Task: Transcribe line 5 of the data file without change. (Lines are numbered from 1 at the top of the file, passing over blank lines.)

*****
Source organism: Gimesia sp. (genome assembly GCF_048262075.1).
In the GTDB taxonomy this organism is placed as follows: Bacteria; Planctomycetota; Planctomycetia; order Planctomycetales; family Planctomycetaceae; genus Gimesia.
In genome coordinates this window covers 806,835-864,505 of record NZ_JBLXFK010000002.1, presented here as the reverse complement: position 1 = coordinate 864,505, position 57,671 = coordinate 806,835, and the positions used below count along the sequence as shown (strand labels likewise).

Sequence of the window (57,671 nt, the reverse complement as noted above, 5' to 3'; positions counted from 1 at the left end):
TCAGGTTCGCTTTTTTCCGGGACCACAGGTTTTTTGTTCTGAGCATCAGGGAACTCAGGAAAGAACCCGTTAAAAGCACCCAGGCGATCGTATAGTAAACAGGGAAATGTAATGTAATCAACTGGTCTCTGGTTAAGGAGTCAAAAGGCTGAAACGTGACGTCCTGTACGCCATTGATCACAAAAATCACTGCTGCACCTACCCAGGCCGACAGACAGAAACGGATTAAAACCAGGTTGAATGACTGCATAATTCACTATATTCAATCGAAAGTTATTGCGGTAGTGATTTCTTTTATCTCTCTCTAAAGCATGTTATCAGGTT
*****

TCAGGTTCGCTTTTTTCCGGGACCACAGGTTTTTTGTTCTGAGCATCAGGGAACTCAGGAAAGAACCCGTTAAAAGCACCCAGGCGATCGTATAGTAAACAGGGAAATGTAATGTAATCAACTGGTCTCTGGTTAAGGAGTCAAAAGGCTGAAACGTGACGTCCTGTACGCCATTGATCACAAAAATCACTGCTGCACCTACCCAGGCCGACAGACAGAAACGGATTAAAACCAGGTTGAATGACTGCATAATTCACTATATTCAATCGAAAGTTATTGCGGTAGTGATTTCTTTTATCTCTCTCTAAAGCATGTTATCAGGTT